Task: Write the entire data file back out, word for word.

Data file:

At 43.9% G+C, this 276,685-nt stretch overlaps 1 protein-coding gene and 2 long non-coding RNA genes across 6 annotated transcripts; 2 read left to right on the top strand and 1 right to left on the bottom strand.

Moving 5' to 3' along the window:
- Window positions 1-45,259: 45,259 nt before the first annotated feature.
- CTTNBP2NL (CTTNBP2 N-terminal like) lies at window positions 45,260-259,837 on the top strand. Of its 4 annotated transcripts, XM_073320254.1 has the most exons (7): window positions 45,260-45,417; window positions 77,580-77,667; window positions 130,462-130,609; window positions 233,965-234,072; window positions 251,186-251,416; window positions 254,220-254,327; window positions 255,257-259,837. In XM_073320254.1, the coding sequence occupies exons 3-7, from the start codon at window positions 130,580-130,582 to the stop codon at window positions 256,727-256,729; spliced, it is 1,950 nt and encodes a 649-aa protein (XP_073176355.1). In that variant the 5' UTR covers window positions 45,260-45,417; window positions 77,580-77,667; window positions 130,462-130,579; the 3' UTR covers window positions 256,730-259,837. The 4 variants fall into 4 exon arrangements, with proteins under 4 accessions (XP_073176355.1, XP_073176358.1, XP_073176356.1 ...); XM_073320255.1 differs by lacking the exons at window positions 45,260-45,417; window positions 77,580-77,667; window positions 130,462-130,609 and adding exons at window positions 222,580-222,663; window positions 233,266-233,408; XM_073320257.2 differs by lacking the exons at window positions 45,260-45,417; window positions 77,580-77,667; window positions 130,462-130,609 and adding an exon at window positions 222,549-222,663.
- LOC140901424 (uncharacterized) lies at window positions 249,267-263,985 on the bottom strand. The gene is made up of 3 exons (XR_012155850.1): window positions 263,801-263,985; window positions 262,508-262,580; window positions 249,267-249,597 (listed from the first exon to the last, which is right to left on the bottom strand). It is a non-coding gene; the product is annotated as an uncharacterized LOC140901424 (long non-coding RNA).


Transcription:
At 43.9% G+C, this 276,685-nt stretch overlaps 1 protein-coding gene and 2 long non-coding RNA genes across 6 annotated transcripts; 2 read left to right on the top strand and 1 right to left on the bottom strand.

Moving 5' to 3' along the window:
- Window positions 1-45,259: 45,259 nt before the first annotated feature.
- CTTNBP2NL (CTTNBP2 N-terminal like) lies at window positions 45,260-259,837 on the top strand. Of its 4 annotated transcripts, XM_073320254.1 has the most exons (7): window positions 45,260-45,417; window positions 77,580-77,667; window positions 130,462-130,609; window positions 233,965-234,072; window positions 251,186-251,416; window positions 254,220-254,327; window positions 255,257-259,837. In XM_073320254.1, the coding sequence occupies exons 3-7, from the start codon at window positions 130,580-130,582 to the stop codon at window positions 256,727-256,729; spliced, it is 1,950 nt and encodes a 649-aa protein (XP_073176355.1). In that variant the 5' UTR covers window positions 45,260-45,417; window positions 77,580-77,667; window positions 130,462-130,579; the 3' UTR covers window positions 256,730-259,837. The 4 variants fall into 4 exon arrangements, with proteins under 4 accessions (XP_073176355.1, XP_073176358.1, XP_073176356.1 ...); XM_073320255.1 differs by lacking the exons at window positions 45,260-45,417; window positions 77,580-77,667; window positions 130,462-130,609 and adding exons at window positions 222,580-222,663; window positions 233,266-233,408; XM_073320257.2 differs by lacking the exons at window positions 45,260-45,417; window positions 77,580-77,667; window positions 130,462-130,609 and adding an exon at window positions 222,549-222,663.
- LOC140901424 (uncharacterized) lies at window positions 249,267-263,985 on the bottom strand. The gene is made up of 3 exons (XR_012155850.1): window positions 263,801-263,985; window positions 262,508-262,580; window positions 249,267-249,597 (listed from the first exon to the last, which is right to left on the bottom strand). It is a non-coding gene; the product is annotated as an uncharacterized LOC140901424 (long non-coding RNA).